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Shelby’s journey from four paws to three!

Shelby Lynne was born in New Orleans, LA sometime around October 15, 2000. Shelby was adopted by her mama from the Jefferson Parish Animal Shelter in winter 2001. Found on the street, she had no name, no history, no background but she was fixed, house-trained and had lots of love to give!

From day one, Shelby was a spit-fire. It quickly became clear how Shelby ended up at the shelter since she was prone to escaping. Shelby was never one for crates or confinement of any kind – she was (and still is) an extremely strong-willed little dog. Shelby is part Jack Russell Terrier and part Shiba Inu. Shelby has never really been a barker but she’s 100% curious about everything around her. Shelby’s main goal in life is to love and to be loved. She would sell her mama out in a heartbeat.

Shelby’s kind and loving heart quickly qualified her to be a member of the Visiting Pet Program where she would visit hospitals and spread her cheer. She was a delight and brought lots of joy to all who met her.

In 2004, mom and Shelby relocated back to Seattle, WA. It was there that Shelby really found her voice, her spirit. She became the ‘apt’ dog and everyone knew her BUT no one knew me. It was there that Shelby had her first snow, learned that it was necessary to learn to pee in the rain and went on many hikes, runs, adventures with mom. In winter 2007, mom packed up the bags and relocated to Los Angeles. Shelby was in heaven. A place by the beach?!? What more could a dog want? Shelby and mom became even more inseparable (if that was even possible) and Shelby became known to all as the “love of my life”. My best friend.

We quickly realized we could take mini road trips to wineries, the beach, Palm Springs – all places that were extremely dog friendly. Shelby became my best travel buddy. There was almost no place Shelby wouldn’t/couldn’t go. Weekend adventures, happy hours, hikes … you name it, Shelby and I did it. But she was starting to slow down; a sad reality of the aging process. Yet as a 10+ year old dog, she still had a lot of puppy in her eyes and spirit.

June 2013 – the worst day of our life together. After a normal visit to the Farmer’s Market, Shelby went to jump in my car; something she had done a million times. She missed. She landed on her back left leg and made a sound no parent ever wants to hear. It was and remains the first time she has ever nipped at me. She was petrified and I quickly had to assume the alpha role and calm her down. What happened next will haunt me for the rest of my life. I rushed her to her vet and they said that the leg was broken. They told me they could fix it come Monday and they would keep Shelby comfortable over the weekend. It broke my heart to leave my injured baby behind.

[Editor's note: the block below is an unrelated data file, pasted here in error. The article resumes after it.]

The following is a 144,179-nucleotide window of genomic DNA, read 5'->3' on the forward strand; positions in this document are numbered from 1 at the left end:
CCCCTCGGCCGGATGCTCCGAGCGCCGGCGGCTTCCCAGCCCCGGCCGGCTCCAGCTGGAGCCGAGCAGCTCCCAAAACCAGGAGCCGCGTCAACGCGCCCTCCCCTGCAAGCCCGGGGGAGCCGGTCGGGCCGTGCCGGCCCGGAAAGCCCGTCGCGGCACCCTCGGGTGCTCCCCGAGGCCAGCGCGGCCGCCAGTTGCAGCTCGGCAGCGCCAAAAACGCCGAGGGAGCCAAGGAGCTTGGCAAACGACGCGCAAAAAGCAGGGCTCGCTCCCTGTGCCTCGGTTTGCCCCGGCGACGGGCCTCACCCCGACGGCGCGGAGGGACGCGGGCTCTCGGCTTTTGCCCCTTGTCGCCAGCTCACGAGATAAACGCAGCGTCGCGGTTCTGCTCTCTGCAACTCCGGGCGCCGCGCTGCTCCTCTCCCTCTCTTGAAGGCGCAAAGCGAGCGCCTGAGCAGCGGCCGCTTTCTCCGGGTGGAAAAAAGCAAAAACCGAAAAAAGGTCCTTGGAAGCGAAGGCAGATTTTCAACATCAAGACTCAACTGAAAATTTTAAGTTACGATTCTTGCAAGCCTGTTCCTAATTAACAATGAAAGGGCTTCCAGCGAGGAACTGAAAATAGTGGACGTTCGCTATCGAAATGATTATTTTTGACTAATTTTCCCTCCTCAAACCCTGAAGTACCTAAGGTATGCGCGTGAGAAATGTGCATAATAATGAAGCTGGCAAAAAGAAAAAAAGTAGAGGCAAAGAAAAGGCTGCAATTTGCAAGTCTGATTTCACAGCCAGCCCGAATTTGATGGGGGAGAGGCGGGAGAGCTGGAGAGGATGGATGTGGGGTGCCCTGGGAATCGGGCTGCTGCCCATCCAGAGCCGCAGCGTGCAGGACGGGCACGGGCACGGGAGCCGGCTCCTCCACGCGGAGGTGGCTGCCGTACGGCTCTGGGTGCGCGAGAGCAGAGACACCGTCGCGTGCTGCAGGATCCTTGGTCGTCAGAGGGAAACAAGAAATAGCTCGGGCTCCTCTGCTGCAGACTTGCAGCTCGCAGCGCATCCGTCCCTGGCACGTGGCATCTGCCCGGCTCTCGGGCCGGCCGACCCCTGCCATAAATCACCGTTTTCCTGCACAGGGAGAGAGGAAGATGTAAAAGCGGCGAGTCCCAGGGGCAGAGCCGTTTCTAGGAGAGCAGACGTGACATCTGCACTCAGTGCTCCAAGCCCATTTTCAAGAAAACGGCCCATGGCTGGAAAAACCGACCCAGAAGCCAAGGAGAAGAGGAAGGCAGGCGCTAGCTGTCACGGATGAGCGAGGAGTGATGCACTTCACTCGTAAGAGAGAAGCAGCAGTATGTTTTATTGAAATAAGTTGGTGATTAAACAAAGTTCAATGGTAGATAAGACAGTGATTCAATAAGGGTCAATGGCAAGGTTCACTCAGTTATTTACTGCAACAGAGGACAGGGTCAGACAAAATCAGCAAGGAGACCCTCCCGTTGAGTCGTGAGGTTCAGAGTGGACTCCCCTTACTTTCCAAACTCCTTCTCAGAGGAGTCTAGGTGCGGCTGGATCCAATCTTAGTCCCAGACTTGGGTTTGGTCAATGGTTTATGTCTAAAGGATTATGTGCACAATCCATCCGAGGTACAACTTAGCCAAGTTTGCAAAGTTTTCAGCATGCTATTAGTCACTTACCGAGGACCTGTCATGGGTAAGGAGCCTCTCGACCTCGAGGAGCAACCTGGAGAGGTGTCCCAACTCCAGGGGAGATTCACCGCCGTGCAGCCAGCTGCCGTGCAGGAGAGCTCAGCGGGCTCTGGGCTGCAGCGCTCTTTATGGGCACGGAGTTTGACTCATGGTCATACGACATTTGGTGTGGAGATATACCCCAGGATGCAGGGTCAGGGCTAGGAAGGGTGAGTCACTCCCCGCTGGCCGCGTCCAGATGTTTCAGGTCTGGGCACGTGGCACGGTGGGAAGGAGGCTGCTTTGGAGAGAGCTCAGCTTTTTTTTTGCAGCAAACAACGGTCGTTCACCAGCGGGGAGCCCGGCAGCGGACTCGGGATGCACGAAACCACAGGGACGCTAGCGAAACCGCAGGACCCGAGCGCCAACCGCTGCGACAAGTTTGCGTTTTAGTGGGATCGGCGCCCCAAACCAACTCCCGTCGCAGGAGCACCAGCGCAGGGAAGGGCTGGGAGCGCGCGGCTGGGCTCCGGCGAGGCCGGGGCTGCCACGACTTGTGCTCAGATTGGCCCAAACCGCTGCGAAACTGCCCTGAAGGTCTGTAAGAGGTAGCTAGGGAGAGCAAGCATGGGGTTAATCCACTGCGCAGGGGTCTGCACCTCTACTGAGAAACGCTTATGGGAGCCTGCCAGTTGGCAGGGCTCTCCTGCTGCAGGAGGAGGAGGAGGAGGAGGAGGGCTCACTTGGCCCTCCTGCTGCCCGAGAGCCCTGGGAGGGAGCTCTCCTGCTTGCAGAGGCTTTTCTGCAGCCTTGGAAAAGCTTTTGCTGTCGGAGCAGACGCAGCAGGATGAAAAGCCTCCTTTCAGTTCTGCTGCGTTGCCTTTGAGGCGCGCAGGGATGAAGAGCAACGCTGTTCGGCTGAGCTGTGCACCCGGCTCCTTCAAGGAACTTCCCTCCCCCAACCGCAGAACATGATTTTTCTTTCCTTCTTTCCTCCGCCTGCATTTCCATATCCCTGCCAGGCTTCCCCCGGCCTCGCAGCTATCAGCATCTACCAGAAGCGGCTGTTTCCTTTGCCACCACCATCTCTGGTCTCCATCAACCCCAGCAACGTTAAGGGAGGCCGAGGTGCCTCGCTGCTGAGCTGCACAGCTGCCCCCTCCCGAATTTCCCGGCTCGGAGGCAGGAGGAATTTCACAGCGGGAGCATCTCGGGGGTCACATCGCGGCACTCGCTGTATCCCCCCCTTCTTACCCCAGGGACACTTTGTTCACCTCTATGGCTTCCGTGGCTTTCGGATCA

Monday morning – the bad news the fracture was worse than previously thought and we would need a specialist. They found us one. I picked Shelby up and brought her to the specialist along with her Xrays. The specialist proclaimed – in the middle of the waiting room while I was holding my dog – that the break was due to cancer, the leg would have to come off and this dog was going to die. I have never felt as punched in the gut as I did at that moment. I demanded a second opinion which confirmed the same results – pathologic fracture. As I felt my life flash before my eyes as I contemplated my options, I found a strength I didn’t know I had . I had to be strong for Shelby. I took Shelby to another vet – mainly for a 3rd opinion and this place was highly recommended. Also, since I didn’t care for the specialist and his ‘diagnostic delivery’ method, I wasn’t going to let him cut apart my dog if I could avoid it.

Of course, we got the same diagnosis again and as I prepared on a Sunday night to have my dog’s leg amputated, we got a call. Perhaps there was no evidence of cancer (due to at least 3 biopsies). Perhaps there was a chance to save the leg with a plate and a few pins. Knowing that they could get a better biopsy while the surgery was going on was peace of mind. I chose to save the leg. Shelby came home with flying colors. She was a new dog and I felt a huge weight off my chest.

Shelby continued to recover well. Biopsies on her spleen (for masses seen there) and bone came back inconclusive for cancer. I truly believed we dodged a bullet. Shelby went back for her 6 week check-up and she was still limping more than she should. I chalked it up to older dog stuff. The masses on her leg hadn’t gone away but I didn’t expect them to. Her surgeon said we would continue to have to watch it.